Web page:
BY: Taban Abel Aguek, RUMBEK, MAR/30/2015, SSN;
Is it out of love or mockery that Africa appears to care too much about South Sudan? From the first day the conflict erupted in South Sudan, Africa has been suggesting possible remedies to the crisis in the country.
Apart from hosting peace talks in Addis Ababa, the African Union (AU) also promptly formed a five member commission of inquiry to “investigate the human rights violations and other abuses committed during the armed conflict in South Sudan and make recommendations on the best ways and means to ensure accountability, reconciliation and healing among all South Sudanese communities.”
The commission of inquiry is composed of prominent and respected individuals with exceptional skills and experience. The Chairperson of the Inquiry Commission is composed of former President of Nigeria Olusegun Obasanjo, other members include Lady Justice Sophia Akuffo who is the Justice of the Supreme Court of Ghana, Prof. Mahmood Mamdani of Makerere University (Uganda), Bineta Diop who is AU Chairperson’s envoy for Women, Peace and Security, AU Special Envoy for Women, Peace and Security and Prof. Pacifique Manirakiza who is a commissioner at the African Commission on Human and People’s Rights in Banjul, the Gambia.
No doubt, this is a team of well placed African leaders that equally possess huge experience and tested competence.
Now, one wonders why a series of very dirty wars were allowed to rage on in Sudan long before the separation of South Sudan the former O.A.U couldn’t take such a step. Until today, another bad war is raging on in Sudan’s Nuba Mountains and Darfur region and the AU instead of investigating crimes committed – genocide included – chooses to protect the main perpetrators of the crimes and conflicts in Sudan.
No investigative team of inquiry has been set for Sudan. And President Beshir stays insulated from the ICC by the AU. So, there are two AU’s: one that investigates crimes in South Sudan and the other one that shields Beshir from going to the court in the Hague.
But maybe for the AU loves South Sudan so much, there can be nothing else anyone can say than to appreciate such a concern.
The report of this Commission of Inquiry has not yet been made public. But there had only been a leaked report purported to have been prepared by AU. The ‘leaked’ report almost caused an outrage and misunderstanding both in the Government and the opposition camps. Not because it carried such weird and witty recommendations like the axing of both the President and the rebel leader Dr. Machar in the formation of a transitional government, but it also looks shallow, unprofessional and lacking content to match the jurisdictions and standards of a veritable inquiry.
The AU, in person of Chairperson Dr. Nkosazana Dlamina-Zuma, has already disowned the report. That has helped a bit fix the mess.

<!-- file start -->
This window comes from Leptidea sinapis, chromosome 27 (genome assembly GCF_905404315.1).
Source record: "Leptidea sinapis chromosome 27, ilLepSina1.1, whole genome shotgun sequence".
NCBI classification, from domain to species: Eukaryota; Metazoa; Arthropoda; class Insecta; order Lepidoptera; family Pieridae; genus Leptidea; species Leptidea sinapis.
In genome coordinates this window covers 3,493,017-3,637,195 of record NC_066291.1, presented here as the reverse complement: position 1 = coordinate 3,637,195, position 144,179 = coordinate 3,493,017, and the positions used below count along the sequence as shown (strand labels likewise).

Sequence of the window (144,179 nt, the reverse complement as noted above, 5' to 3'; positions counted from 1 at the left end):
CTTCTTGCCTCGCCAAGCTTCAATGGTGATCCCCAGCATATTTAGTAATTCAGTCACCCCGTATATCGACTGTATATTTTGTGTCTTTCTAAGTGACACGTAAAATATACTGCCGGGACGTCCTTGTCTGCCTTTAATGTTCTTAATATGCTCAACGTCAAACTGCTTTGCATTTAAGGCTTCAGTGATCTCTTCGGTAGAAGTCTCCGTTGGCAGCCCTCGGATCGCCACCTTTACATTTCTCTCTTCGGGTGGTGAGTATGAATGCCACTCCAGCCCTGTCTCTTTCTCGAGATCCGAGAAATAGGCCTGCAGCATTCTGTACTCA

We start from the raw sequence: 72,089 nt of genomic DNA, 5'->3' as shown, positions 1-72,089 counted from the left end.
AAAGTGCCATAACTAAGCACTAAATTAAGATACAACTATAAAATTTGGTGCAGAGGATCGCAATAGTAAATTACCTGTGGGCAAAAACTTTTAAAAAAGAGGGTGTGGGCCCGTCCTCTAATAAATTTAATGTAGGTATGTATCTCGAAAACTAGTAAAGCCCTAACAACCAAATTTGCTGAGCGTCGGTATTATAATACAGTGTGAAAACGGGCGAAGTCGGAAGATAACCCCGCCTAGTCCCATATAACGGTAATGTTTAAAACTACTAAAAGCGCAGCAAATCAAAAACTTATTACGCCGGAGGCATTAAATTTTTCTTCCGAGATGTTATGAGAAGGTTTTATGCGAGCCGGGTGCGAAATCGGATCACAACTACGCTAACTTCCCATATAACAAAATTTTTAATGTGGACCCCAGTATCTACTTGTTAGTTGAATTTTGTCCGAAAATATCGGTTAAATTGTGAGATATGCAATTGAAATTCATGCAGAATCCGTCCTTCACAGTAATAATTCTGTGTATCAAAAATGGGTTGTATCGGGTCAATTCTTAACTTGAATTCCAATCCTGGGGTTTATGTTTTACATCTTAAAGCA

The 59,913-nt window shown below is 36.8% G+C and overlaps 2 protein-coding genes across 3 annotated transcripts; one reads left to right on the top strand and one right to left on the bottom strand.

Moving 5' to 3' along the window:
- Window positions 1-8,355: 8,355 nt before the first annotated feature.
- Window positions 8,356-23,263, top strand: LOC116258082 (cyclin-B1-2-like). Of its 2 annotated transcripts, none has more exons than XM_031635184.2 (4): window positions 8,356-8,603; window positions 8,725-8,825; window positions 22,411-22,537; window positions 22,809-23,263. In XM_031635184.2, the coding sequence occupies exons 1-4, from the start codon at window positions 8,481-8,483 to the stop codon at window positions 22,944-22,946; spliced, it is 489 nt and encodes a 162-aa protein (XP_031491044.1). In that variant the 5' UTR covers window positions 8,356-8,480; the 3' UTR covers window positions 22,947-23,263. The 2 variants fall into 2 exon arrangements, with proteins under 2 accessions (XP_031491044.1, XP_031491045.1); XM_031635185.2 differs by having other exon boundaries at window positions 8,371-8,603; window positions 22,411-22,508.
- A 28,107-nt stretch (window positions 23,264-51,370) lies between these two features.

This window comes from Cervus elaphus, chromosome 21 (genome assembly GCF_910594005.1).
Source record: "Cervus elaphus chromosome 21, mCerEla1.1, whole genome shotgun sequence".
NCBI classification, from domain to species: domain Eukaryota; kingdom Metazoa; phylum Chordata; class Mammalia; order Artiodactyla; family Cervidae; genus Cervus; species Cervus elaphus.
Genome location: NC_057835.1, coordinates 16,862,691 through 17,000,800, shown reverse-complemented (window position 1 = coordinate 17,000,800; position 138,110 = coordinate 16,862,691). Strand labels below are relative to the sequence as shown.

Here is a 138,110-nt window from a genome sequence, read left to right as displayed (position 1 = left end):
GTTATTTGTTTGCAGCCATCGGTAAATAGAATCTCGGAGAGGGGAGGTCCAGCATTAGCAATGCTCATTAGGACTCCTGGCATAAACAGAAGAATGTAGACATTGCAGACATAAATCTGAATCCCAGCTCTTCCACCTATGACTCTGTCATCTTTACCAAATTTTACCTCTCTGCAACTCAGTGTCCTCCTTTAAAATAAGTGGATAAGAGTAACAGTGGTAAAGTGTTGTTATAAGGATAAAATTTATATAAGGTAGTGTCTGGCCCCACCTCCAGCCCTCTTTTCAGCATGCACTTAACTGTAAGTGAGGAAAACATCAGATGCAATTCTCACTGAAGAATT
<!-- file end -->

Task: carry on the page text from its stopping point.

Regardless of the fact presented by the AU in delaying the report – for fear that it may obstruct peace process in Addis Ababa – the US, the EU and so many other affiliate NGOs, still call for publication of the official report.
That makes it quite perplexing how the same agencies and organizations that call for a speedy peace process also adamantly demand for the release of the AU Commission of Inquiry report when we all know that it could delay peace.
As seen in the leaked report, any document that carries coined stories and discrepancies may likely bang the door closed on the Addis Ababa talks.
The leaked report of the Commission of Inquiry, since it now lacks any official backing and rightful authenticity, can be assumed a bluff. But the question remains: can the current team of experts investigating into the country’s crisis produce an honest, credible and unbiased report? And can this commission be fair enough in their findings and recommendations?
With due respect to each and every member of the Commission of Inquiry on South Sudan crisis with regards to ‘human rights violations, atrocities and so much more, not many South Sudanese believe that this commission of inquiry is one that they should trust to carefully and honestly analyze the crisis, make proper findings and suggest the right recommendations on the conflict in South Sudan.
This is not because we may suspect the competence of the team. Neither do we think they can be manipulated by some interest groups with stakes in the war in the country.
We all know who President Olusegun Obasanjo is. He is a well respected African statesman who made a name in the making of both modern and the old Nigeria. He handed over power peacefully in 1979 after he lost elections to Shehu Shagari.
In 1976, he ascended to power by the privilege of death as President Murtala Mohammed, who he deputized, died in assassination. But he could not hold onto power during the election. Nigeria, through him, saw a peaceful transfer of power.
That he handed over power peacefully made him a darling of the West, particularly the US, Germany and Britain. But just like Dr. Riek Machar he attempted coup in 1995. The coup failed and he was not as fortunate as Riek Machar who miraculously found his way out of Juba simply to embark on a rebellion in a matter of days.
Obasanjo was arrested, tried and jailed for life. The West, because they were the architects of his failed coup, pressurized for his release. Due to that pressure his sentence was reduced to 15 years.